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Ads police say 128Kbps AAC is CD quality - Page 2

post #16 of 24
It also depends on the encoding algorithms for making the mp3 file...
post #17 of 24
Quote:
Originally Posted by Febs View Post
Have you tried? Using a good encoder?
Dang... you got me there. I will definitely do this though because I'm confident as hell! And I'll eat my words for sure if I'm wrong. I'm only baggin' on 128. Even 160 is a noticable improvement for me, it's just 128 I can't stand. I use iTunes to convert to AAC, and Lame for making MP3's Those qualify as good encoders, no?
post #18 of 24
Try playing 128 AAC files on a high-end system.

Then play a redbook. The difference will be profound


Lol, it all depends on the accuracy of the equipment.
post #19 of 24
Quote:
Originally Posted by j-dawg View Post
Dang... you got me there. I will definitely do this though because I'm confident as hell! And I'll eat my words for sure if I'm wrong. I'm only baggin' on 128. Even 160 is a noticable improvement for me, it's just 128 I can't stand. I use iTunes to convert to AAC, and Lame for making MP3's Those qualify as good encoders, no?
Yes, those qualify as good encoders as I used the term. For LAME, try using the -V5 setting. Though the resulting files will end up at roughly 128kbps (or slightly higher), the quality is much higher than a 128kbps CBR file.
post #20 of 24
There is a large number of red-faced "audiophiles" who were confident that they could resolve differences in LAME encoded 128 VBR and Lossless only to find (much to their dismay) that when actually put to the test (ABX) they failed miserably.
Peoples ears are rarely as Golden as they like to believe.

Having said all that - I consider around 192kbs to be a personal minimum for "quality control" and will encode much higher if I have a choice.
Probably nothing more than a "placebo" effect in my case with my 46yr old, seen Ted Nugent 5 times, worn out ears!!!
However - The Placebo effect should not be underestimated, IMO.
Mind over matter and all that.
post #21 of 24
Quote:
Originally Posted by Night Surfer View Post
There is a large number of red-faced "audiophiles" who were confident that they could resolve differences in LAME encoded 128 VBR and Lossless only to find (much to their dismay) that when actually put to the test (ABX) they failed miserably.
Peoples ears are rarely as Golden as they like to believe.

Having said all that - I consider around 192kbs to be a personal minimum for "quality control" and will encode much higher if I have a choice.
Probably nothing more than a "placebo" effect in my case with my 46yr old, seen Ted Nugent 5 times, worn out ears!!!
However - The Placebo effect should not be underestimated, IMO.
Mind over matter and all that.
A couple of years ago a friend of mine with me, listened and compared 164 to 192 kbps MP3s and was able to tell difference using his cheap Radio Shack headphones. We both were able to tell the difference with his headphones. He uses a hearing aide on one side. Above 192 with those headphones it became very hard to tell the difference. With better equipment and quieter background it is much easier to here those much slighter differences above 196. I encode my MP3s at max VBR which averages around 230 kbps and they are fine with me with my portable equipment. 192 today, using my current setup, sound a bit flat to me compared with the higher rates. I am 56 years old and my hearing is good to 14kHz plus. Above 15kHz it gets worst fast.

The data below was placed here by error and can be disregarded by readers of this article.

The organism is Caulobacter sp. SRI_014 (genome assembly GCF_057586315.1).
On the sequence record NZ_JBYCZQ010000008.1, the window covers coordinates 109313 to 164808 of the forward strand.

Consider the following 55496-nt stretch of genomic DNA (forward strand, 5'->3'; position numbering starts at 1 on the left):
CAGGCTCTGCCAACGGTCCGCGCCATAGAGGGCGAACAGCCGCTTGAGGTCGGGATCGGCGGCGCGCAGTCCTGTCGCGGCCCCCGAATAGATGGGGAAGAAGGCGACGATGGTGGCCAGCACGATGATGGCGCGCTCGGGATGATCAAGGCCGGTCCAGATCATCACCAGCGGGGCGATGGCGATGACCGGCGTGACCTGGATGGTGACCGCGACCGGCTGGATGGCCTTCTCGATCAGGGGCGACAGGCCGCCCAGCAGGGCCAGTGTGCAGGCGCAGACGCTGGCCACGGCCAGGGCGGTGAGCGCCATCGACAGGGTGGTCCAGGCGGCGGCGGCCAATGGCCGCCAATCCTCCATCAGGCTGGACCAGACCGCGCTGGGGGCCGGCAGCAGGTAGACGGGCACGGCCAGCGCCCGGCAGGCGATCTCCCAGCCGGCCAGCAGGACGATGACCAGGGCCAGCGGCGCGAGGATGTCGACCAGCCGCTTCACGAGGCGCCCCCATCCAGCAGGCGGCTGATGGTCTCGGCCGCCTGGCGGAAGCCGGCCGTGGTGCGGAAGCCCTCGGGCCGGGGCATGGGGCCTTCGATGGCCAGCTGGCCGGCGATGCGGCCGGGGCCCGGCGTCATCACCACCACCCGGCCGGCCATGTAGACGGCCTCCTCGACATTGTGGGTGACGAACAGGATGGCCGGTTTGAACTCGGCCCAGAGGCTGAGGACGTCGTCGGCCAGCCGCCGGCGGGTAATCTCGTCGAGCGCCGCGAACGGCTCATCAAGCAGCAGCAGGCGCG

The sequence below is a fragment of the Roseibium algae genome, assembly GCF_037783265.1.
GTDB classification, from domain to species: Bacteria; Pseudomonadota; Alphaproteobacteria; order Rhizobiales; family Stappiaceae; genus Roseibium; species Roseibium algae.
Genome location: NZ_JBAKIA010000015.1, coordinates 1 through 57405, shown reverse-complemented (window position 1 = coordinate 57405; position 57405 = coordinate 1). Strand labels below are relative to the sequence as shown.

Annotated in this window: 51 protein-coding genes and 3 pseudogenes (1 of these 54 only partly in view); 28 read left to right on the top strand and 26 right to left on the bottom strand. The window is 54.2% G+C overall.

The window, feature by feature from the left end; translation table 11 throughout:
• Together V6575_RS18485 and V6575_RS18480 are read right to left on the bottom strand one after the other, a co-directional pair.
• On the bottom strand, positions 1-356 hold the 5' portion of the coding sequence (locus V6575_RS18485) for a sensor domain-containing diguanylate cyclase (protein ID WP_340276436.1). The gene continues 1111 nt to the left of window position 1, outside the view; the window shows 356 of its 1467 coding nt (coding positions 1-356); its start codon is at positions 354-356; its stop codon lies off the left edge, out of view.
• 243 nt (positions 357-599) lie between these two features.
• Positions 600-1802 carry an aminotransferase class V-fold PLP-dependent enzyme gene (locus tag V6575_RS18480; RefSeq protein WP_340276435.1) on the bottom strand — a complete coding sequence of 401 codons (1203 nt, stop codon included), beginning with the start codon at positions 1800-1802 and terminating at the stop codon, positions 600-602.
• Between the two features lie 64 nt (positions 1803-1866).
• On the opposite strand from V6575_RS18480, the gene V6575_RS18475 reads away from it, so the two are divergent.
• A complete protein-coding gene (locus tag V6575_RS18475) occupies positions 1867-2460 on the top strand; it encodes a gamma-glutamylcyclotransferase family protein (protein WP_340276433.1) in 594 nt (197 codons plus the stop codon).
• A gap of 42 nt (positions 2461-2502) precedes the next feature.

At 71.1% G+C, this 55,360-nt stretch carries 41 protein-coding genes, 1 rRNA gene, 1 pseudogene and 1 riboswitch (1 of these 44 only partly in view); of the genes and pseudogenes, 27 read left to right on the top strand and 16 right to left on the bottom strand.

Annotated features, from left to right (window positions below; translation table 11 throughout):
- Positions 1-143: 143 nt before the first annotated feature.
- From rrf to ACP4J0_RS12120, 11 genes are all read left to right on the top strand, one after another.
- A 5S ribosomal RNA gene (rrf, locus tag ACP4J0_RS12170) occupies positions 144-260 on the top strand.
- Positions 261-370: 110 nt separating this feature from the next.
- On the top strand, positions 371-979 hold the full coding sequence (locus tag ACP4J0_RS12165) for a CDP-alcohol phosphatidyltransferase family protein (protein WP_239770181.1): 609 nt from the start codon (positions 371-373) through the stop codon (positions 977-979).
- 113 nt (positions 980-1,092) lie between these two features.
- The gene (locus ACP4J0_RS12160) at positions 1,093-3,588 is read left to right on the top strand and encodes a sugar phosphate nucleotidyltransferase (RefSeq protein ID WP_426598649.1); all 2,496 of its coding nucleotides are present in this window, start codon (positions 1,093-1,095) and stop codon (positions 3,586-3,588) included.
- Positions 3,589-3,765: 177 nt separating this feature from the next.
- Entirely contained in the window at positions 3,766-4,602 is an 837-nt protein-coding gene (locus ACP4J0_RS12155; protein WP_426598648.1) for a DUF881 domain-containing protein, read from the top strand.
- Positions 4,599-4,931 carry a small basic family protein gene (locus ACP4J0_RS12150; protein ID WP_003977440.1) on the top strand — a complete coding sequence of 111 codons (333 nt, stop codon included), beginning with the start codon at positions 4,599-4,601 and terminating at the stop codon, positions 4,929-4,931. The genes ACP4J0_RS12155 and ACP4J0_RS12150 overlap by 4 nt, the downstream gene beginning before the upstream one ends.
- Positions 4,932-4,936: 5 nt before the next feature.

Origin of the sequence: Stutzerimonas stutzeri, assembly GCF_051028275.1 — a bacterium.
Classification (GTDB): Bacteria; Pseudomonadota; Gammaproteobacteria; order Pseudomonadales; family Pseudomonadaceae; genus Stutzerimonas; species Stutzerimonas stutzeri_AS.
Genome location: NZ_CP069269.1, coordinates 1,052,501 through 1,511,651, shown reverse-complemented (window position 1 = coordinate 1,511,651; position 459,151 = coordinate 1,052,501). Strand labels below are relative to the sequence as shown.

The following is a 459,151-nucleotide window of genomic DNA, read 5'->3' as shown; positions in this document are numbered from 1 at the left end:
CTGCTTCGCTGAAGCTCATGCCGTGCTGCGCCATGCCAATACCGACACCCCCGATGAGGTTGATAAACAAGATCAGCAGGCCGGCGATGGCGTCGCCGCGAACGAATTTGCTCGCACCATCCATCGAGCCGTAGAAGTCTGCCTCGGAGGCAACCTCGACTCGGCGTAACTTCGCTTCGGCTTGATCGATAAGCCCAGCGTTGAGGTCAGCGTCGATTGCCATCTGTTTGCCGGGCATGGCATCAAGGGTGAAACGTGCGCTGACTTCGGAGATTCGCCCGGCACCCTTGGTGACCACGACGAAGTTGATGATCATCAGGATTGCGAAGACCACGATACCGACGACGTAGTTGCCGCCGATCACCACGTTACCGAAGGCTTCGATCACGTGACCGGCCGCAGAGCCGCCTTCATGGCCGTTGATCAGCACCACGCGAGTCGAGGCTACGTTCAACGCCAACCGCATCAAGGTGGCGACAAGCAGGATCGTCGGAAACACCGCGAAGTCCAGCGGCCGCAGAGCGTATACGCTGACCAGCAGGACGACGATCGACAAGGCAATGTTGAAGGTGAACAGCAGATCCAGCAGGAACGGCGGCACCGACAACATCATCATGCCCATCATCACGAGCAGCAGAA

post #22 of 24
The music that is being used to test is a huge factor, I believe.
My Kenwood can display the format/bitrate of whatever song it is playing.
I will often play "guess the bitrate" while listening.
I have noticed that when I am overestimating the lower bitrate material it happens to be music that is mastered well (Coldplay for example).
Poorly mastered music (Red Hot Chili Peppers for example) seems to be much easier to resolve differences in bitrates.
post #23 of 24
I don't think that bitrate is as easy to guess when used portably. In addition I suspect that the Nokia tests were done using crap headphones, and that perhaps their phone might not be the best source.

Though to be honest 128kbps AAC doesn't sound THAT bad... were we not all audiophiles looking for perfection of sound we probably wouldn't notice be bothered by the SQ artifacts all that much (even less so when on the go through crap headphones).

I could tell the difference between 192kbps WMA, 128kbps AAC and the CD with my Zune's original headphones... though I think that you'd have to listen much harder with anything above 192kbps to find the nuanced difference through everyday equipment.
post #24 of 24
I know this is an old topic but I would argue that most people can tell the difference between a 128 file and CD playback. My wife can and that's saying something. A friend had spent time and effort researching and playing with various file sizes before settling on 320 and he claimed vociferously that my expensive hifi gear was a waste of money, bringing no additional sonic benefit. We arranged a listening evening with his files fed into my hifi and we A/B switched tracks between his files and CD replay. It was night and day different and he was crestfallen, genuinely. I was happy that he could hear the difference and that he could admit to being wrong but he did go out and invest in better kit? No. Did he redo all his files as lossless? No. Despite him knowing the sound was not as good, he could live with it and it was "good enough" for him in the final analysis. He argued that his playback system wasn't as revealing as mine and therefore would disguise the missing music. He had a point of course and this again comes back to the music being "good enough".
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